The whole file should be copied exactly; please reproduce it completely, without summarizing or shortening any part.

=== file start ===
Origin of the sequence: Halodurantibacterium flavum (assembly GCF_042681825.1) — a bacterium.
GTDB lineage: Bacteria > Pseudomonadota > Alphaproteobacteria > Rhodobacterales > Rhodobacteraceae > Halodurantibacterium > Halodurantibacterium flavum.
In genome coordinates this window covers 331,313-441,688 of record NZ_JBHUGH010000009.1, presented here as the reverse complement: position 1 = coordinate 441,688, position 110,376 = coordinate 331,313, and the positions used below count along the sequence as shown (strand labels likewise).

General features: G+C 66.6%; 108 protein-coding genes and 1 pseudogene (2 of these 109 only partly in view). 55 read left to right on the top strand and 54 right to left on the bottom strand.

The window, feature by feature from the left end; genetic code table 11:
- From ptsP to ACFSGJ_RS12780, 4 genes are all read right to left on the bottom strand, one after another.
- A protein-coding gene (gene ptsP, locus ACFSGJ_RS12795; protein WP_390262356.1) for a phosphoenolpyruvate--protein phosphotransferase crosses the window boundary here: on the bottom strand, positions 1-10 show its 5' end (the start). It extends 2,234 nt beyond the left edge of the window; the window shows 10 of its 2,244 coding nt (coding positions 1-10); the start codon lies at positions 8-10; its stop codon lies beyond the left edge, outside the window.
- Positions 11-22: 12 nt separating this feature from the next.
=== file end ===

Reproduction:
Origin of the sequence: Halodurantibacterium flavum (assembly GCF_042681825.1) — a bacterium.
GTDB lineage: Bacteria > Pseudomonadota > Alphaproteobacteria > Rhodobacterales > Rhodobacteraceae > Halodurantibacterium > Halodurantibacterium flavum.
In genome coordinates this window covers 331,313-441,688 of record NZ_JBHUGH010000009.1, presented here as the reverse complement: position 1 = coordinate 441,688, position 110,376 = coordinate 331,313, and the positions used below count along the sequence as shown (strand labels likewise).

General features: G+C 66.6%; 108 protein-coding genes and 1 pseudogene (2 of these 109 only partly in view). 55 read left to right on the top strand and 54 right to left on the bottom strand.

The window, feature by feature from the left end; genetic code table 11:
- From ptsP to ACFSGJ_RS12780, 4 genes are all read right to left on the bottom strand, one after another.
- A protein-coding gene (gene ptsP, locus ACFSGJ_RS12795; protein WP_390262356.1) for a phosphoenolpyruvate--protein phosphotransferase crosses the window boundary here: on the bottom strand, positions 1-10 show its 5' end (the start). It extends 2,234 nt beyond the left edge of the window; the window shows 10 of its 2,244 coding nt (coding positions 1-10); the start codon lies at positions 8-10; its stop codon lies beyond the left edge, outside the window.
- Positions 11-22: 12 nt separating this feature from the next.